Last week proved to be a busy one for international efforts to negotiate a settlement to North Korea's nuclear weapons program. Although some progress occurred, longstanding obstacles persist while new impediments have arisen.
The policies of the Democratic People's Republic of Korea (DPRK) represent a major obstacle toward realization of U.S. President Barack Obama's Nobel Prize-winning nuclear arms control agenda. Obama delivered his well-received April 5 speech in Prague just days after North Korea resumed testing long-range "rockets" despite a U.N. Security Council (UNSC) resolution prohibiting such missile-related activities. More recently, the president also singled out North Korea, as well as Iran, as a major proliferation challenge during last month's special UNSC summit on curbing nuclear proliferation. ...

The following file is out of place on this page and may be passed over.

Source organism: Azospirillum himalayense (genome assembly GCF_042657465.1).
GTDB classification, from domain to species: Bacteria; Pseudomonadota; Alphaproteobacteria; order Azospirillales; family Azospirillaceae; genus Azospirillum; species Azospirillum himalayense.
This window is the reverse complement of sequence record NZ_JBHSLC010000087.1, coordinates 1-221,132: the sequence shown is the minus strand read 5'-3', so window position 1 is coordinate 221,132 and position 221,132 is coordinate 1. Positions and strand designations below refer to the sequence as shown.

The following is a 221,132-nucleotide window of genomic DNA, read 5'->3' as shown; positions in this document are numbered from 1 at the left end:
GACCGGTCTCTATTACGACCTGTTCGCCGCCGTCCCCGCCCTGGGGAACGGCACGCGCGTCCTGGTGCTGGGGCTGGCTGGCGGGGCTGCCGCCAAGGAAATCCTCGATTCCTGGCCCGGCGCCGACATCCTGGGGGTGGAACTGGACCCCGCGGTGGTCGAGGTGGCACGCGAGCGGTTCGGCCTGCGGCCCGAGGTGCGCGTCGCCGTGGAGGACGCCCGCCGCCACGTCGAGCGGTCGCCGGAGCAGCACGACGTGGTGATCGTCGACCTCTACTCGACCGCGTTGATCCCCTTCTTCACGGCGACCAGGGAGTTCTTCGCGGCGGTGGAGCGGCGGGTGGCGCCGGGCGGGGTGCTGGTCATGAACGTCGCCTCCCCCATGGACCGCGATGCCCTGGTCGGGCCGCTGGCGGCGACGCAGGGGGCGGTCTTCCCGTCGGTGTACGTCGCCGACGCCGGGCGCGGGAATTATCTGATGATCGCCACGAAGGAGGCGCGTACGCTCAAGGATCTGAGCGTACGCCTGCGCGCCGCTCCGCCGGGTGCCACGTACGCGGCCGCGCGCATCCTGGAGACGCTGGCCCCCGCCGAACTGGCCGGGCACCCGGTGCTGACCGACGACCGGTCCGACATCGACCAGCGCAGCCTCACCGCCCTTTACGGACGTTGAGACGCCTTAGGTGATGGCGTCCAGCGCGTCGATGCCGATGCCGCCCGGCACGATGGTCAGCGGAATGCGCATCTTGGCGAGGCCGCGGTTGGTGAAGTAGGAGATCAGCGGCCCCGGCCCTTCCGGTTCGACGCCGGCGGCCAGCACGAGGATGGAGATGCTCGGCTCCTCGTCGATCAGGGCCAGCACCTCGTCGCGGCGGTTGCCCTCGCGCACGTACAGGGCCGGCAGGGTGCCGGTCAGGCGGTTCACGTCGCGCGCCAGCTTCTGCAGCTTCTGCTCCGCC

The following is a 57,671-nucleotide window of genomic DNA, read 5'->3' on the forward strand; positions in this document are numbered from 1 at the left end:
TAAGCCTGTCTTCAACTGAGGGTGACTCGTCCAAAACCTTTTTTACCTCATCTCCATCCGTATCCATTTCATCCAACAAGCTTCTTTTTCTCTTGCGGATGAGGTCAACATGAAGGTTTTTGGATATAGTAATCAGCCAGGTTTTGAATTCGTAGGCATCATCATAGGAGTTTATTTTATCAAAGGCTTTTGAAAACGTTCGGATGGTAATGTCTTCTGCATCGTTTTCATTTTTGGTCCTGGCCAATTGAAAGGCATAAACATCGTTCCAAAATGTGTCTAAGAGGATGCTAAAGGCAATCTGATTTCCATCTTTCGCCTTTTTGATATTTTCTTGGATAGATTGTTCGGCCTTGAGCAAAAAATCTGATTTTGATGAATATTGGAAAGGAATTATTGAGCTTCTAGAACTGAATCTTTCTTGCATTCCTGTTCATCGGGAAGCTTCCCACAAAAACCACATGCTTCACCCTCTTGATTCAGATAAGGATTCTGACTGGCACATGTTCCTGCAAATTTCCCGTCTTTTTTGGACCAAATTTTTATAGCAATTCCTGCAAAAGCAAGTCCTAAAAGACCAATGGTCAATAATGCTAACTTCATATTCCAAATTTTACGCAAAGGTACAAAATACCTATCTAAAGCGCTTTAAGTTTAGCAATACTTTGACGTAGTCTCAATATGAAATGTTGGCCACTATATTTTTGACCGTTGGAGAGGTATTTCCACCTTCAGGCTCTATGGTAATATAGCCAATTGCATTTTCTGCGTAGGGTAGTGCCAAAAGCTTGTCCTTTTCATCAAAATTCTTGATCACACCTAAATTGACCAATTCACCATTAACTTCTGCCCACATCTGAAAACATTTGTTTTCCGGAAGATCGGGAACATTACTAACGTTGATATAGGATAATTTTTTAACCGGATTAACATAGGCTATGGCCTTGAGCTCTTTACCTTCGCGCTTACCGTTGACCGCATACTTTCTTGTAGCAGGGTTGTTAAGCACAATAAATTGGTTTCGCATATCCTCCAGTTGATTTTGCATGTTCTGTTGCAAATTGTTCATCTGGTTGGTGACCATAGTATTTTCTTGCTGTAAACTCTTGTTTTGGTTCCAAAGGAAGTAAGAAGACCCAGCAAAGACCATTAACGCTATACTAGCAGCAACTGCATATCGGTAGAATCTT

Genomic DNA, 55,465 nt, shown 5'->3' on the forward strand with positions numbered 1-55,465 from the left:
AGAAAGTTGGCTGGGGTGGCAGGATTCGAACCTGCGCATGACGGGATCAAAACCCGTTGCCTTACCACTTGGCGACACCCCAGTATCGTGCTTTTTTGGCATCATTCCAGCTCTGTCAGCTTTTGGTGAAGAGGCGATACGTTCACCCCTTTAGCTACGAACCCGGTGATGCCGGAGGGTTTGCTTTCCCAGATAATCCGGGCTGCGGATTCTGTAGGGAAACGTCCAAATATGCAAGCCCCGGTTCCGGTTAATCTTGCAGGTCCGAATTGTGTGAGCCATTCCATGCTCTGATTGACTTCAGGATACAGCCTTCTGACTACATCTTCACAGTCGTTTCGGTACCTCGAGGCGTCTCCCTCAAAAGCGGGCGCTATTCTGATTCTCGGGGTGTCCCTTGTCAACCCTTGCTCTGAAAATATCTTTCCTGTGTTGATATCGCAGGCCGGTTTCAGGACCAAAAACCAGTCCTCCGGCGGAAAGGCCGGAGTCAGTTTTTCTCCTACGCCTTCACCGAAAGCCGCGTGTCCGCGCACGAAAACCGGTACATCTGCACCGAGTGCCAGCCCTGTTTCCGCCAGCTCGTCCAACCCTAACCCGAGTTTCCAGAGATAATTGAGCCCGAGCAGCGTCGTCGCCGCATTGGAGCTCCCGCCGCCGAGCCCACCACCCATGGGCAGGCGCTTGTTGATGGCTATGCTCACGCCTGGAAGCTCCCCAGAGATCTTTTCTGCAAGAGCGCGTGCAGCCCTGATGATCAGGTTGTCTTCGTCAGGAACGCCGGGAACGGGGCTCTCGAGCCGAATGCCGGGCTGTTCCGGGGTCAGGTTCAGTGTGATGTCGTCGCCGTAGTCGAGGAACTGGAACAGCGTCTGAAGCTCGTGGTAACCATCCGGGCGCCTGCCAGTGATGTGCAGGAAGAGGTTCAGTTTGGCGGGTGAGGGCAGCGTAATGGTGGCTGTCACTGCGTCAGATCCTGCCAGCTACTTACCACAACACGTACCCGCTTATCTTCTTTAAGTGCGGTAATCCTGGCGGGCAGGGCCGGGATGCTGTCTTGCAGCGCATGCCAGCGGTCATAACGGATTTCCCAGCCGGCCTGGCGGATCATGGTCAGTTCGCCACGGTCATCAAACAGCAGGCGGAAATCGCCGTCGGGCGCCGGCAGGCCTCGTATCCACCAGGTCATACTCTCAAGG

To read the rest, sign up to try World Politics Review
- TWO WEEKS FREE.
- Cancel any time.
- After two weeks, just $9 monthly or $59/year.
Request a free trial for your office or school. Everyone at a given site can get access through our institutional subscriptions.
- Japan’s North Korea Policy Yields Smart Politics, Questionable Diplomacy
- The Realist Prism: China the Likely Winner if U.S. Intervenes in Syria
- China-India Border Incident Highlights Uncertainties in Bilateral Relations
- With New Defense White Paper, Australia Rebalances
- Global Insights: On First U.S. Visit, South Korea’s Park Has Vital Agenda